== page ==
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Benson J. Lossing, Pictorial Field Book of the Civil War. Volume 2., Chapter 15: the Army of the Potomac on the Virginia Peninsula. (search)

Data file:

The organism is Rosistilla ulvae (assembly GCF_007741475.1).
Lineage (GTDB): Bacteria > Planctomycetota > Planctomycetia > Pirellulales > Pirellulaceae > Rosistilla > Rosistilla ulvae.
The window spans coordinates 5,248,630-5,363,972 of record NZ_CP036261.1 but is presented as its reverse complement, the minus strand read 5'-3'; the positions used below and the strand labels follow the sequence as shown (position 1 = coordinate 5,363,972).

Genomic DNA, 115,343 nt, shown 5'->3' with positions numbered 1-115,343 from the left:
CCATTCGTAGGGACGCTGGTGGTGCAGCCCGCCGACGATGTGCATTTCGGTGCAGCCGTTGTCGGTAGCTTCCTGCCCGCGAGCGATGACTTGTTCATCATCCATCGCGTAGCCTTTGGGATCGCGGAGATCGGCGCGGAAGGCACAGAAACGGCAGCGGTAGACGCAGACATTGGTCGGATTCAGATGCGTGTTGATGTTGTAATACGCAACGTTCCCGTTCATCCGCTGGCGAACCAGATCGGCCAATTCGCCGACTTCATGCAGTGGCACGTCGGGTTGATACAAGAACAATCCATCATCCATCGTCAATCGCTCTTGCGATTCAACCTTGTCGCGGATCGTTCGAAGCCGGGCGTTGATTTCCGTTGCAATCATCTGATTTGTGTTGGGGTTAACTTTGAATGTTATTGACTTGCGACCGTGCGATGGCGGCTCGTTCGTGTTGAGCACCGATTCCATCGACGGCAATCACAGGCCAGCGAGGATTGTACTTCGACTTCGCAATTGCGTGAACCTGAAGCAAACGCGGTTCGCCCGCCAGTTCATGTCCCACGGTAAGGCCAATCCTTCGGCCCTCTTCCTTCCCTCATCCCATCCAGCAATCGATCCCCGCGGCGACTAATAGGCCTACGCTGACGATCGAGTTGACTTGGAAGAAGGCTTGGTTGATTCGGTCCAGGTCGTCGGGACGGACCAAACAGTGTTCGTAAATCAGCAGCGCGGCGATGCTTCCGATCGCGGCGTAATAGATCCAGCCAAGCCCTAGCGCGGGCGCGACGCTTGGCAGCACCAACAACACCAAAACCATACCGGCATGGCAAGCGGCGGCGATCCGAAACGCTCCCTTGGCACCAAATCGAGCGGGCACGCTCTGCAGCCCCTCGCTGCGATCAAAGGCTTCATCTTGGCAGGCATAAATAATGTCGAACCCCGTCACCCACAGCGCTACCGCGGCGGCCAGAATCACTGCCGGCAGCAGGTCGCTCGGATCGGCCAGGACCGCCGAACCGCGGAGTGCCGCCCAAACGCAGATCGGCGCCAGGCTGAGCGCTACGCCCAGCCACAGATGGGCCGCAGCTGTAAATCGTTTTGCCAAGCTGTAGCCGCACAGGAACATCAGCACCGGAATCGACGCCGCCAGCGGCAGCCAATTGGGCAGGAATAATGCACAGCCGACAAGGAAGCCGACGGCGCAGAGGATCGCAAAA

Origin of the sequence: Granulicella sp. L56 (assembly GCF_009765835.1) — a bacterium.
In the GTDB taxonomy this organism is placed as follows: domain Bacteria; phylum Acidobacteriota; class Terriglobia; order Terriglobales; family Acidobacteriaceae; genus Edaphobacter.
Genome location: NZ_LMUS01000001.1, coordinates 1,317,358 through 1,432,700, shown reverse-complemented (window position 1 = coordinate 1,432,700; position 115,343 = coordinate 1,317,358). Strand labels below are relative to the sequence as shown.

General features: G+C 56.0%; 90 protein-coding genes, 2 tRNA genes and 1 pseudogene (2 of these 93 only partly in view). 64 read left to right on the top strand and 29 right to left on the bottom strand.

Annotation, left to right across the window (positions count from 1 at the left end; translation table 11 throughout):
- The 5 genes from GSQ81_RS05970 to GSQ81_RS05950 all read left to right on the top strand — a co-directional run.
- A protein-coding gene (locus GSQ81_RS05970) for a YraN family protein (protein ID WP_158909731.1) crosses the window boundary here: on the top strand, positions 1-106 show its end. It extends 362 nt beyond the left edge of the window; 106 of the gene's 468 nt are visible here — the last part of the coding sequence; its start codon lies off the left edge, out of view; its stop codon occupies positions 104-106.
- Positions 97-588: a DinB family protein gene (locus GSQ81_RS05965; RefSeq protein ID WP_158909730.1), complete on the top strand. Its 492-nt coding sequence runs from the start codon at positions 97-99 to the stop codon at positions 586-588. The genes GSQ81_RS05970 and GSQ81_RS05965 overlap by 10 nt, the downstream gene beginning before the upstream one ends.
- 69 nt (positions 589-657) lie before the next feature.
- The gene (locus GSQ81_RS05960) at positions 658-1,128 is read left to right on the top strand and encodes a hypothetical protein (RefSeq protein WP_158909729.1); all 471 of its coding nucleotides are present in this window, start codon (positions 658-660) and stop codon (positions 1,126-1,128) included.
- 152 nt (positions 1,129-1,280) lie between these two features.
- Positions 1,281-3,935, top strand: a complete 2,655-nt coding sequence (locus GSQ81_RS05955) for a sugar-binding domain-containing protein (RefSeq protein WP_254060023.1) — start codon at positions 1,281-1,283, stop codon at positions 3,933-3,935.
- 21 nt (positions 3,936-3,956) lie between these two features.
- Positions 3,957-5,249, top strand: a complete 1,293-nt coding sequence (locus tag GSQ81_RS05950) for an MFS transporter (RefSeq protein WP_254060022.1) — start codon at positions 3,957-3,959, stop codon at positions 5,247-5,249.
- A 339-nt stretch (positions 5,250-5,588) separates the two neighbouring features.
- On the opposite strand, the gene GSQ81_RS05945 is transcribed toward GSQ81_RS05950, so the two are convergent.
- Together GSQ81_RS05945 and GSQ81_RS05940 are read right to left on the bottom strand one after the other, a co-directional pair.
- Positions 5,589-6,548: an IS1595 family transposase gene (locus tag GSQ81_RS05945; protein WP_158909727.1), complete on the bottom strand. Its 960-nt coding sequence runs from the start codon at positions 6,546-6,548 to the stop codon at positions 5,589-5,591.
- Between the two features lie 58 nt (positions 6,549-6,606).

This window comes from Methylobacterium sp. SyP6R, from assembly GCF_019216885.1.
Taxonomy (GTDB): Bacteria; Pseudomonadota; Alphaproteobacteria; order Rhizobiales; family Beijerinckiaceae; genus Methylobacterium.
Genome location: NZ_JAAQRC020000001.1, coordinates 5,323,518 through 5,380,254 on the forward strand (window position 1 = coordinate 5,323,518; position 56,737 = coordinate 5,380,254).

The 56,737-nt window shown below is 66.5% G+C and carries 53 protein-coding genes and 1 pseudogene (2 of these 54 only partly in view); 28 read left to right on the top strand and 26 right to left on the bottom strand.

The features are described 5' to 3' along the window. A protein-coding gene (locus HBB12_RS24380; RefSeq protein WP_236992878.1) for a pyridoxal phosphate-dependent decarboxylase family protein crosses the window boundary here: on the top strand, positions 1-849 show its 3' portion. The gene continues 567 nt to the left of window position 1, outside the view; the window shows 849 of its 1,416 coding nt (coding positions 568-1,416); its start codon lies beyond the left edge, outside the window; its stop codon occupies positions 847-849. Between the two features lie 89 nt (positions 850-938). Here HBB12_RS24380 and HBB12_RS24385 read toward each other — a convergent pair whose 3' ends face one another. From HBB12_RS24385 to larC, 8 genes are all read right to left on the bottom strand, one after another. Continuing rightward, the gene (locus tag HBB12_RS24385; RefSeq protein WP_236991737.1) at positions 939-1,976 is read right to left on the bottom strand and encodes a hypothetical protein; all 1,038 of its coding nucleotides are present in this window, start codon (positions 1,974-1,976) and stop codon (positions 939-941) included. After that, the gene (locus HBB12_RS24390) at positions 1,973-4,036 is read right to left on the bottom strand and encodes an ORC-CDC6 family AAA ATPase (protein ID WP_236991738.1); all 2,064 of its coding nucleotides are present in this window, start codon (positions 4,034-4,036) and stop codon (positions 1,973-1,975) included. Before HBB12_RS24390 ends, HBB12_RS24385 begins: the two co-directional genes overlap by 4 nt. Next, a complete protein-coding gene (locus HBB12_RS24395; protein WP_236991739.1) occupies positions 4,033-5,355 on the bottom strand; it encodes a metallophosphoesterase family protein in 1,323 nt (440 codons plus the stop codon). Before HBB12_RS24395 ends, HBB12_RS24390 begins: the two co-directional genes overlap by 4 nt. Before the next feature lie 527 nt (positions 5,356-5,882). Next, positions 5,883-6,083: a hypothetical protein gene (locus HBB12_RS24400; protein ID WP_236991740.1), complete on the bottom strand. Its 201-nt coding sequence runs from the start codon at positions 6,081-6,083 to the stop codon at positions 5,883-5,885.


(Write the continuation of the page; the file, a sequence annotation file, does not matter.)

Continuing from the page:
y massed in front of Patterson and his supports. At half-past 11 o'clock he sent a note to Heintzelman, asking immediate assistance. That officer was absent, and Hooker was obliged to fight on unaided. At one o'clock the l battle had assumed gigantic proportions, and Hooker's last regiments (Seventy-third and Seventy-fourth New York) had been sent into the fight. He was losing heavily and making no apparent head-way, for as the conflict progressed fresh Confederate troops under Pickett, Gholson, Pryor, and others hastened back from the direction — of the Chickahominy to assist their struggling comrades, until a large portion of Johnston's army in that region were in the conflict. Three times the Confederates had made fierce charges on Hooker's center, with the hope of breaking his line, but were repulsed, and as Excelsior brigade. often the places of the defeated ones were filled with fresh troops. Once a dash was made from the direction of Fort Magruder, which resulted in th